I had a genuine blast during my three days at the SABR Convention in Seattle — the first I’ve ever attended — spending hours talking baseball with other likeminded nuts, listening to presentations and panel discussions, and even taking in a ballgame. Most of the people I met were familiar names if not faces; it was as though my bookshelf, email box, and bookmarks lists sprung to life with an outstretched hand: “Nice to finally meet you!” I doubt I can do justice to the richness of the experience or the sensory overload of being among so many friendly, intelligent, enthusiastic folks, but what follows here and in the next couple of posts are some of the highlights.
I’d already registered and picked up my packet of goodies on Wednesday afternoon, getting the lay of the land by taking a bus downtown from my brother’s place out in Tangletown after lunching with Bruce Taylor of Fantasy Baseball Index, the magazine I wrote for back in December and then again during spring training. I’d slept in, missing the Opening Ceremonies, but arrived in time for the Poster Presentations, in which 10 different members presented charts, graphs, photos and such on various topics.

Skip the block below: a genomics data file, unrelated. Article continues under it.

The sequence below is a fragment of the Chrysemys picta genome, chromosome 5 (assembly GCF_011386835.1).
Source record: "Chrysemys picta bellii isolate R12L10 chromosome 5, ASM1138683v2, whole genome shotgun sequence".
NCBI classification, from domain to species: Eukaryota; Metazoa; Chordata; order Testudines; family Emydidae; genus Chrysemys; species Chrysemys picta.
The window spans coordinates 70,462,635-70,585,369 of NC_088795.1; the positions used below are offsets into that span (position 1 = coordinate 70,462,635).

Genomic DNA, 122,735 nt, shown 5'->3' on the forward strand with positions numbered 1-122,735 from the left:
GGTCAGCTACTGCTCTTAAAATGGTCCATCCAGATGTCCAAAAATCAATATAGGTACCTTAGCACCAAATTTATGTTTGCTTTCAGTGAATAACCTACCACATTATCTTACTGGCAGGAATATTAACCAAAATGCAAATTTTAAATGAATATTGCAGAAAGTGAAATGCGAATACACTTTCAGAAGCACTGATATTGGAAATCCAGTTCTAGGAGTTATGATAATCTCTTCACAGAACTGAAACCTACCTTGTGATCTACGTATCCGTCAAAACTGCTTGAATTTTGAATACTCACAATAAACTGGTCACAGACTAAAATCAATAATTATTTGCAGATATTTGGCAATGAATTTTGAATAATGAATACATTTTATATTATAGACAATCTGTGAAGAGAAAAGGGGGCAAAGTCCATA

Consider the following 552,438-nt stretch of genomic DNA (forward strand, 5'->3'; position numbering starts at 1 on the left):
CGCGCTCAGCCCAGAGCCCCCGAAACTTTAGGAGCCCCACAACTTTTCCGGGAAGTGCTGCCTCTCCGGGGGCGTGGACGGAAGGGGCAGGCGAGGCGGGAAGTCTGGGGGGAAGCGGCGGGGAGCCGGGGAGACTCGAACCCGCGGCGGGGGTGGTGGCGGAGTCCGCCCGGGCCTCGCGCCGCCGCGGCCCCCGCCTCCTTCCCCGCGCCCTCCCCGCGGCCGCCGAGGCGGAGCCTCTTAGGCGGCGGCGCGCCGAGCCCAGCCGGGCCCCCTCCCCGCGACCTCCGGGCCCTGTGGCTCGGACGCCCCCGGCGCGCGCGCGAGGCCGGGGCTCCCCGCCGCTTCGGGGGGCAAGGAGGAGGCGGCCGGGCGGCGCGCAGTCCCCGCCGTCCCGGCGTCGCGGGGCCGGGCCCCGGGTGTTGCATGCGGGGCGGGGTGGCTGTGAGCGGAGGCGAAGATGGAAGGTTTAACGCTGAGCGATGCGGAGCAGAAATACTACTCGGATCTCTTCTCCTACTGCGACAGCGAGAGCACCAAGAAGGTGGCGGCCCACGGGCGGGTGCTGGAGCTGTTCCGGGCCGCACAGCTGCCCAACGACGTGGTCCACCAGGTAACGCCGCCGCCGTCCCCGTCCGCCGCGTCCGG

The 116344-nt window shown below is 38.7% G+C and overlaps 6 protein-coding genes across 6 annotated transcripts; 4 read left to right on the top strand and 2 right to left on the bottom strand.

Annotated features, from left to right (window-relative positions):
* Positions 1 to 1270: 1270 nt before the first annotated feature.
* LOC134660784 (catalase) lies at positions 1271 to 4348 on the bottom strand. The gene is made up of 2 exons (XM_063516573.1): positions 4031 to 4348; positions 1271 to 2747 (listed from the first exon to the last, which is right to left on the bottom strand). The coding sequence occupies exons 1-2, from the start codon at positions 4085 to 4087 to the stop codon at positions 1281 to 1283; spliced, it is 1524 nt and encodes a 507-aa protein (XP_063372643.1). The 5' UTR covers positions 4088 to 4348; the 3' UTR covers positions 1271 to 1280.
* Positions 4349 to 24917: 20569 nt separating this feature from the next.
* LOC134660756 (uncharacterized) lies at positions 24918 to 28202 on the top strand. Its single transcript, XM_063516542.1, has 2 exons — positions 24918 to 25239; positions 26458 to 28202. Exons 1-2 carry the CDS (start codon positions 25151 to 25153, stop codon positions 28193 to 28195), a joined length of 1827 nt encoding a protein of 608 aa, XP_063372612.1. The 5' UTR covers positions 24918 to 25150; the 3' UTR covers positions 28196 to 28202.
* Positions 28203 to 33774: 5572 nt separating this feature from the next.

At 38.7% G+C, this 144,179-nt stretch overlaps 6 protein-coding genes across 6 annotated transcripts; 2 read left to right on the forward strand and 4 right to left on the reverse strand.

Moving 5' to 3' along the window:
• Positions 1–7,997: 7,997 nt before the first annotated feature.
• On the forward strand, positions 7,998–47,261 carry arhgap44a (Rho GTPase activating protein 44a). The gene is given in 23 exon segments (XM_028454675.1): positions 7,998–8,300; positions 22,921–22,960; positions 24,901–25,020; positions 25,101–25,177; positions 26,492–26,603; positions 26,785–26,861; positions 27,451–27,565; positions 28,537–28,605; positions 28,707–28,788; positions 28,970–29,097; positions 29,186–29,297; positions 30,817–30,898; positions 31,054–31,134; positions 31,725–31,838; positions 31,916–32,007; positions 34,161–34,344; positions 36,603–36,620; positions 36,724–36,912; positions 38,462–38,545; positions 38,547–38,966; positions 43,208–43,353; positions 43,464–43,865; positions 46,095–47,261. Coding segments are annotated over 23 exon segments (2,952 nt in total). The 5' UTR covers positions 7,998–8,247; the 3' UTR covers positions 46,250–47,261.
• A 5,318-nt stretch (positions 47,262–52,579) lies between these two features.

Still a bit groggy and reserved, drinking the worst hotel coffee available in the entire Pacific Northwest, I was pleased to start my day with a few familiar faces. Mike Carminati of Mike’s Baseball Rants, whom I’ve met a few times between New York and Philadelphia, had a series of graphs on the Hall of Fame entitled “Like School on Saturday: Reviewing the Hall by Class.” Mike’s work examined the Hall’s standards from a historical standpoint, using Win Shares to trace the valuation of the average Hall of Famer and how the institution’s standards have evolved over time. Sean Forman of Baseball-Reference.com presented information on the Wikipedia-like B-R.com Bullpen, “A Collaborative Enyclopedia of Baseball History.” Familiar with that portion of the site, I spent more time catching up with Sean and discussing the awesome stat site’s success and the possibility of designing a new banner for it (I did the old Babe Ruth one, which now survives as a link banner). I also met Sean’s lovely wife and infant son. Greg Spira, who doggedly convinced me to join SABR a few years ago, was nearby, and we spent a good chunk of time re-connecting and talking about various projects and SABRs past.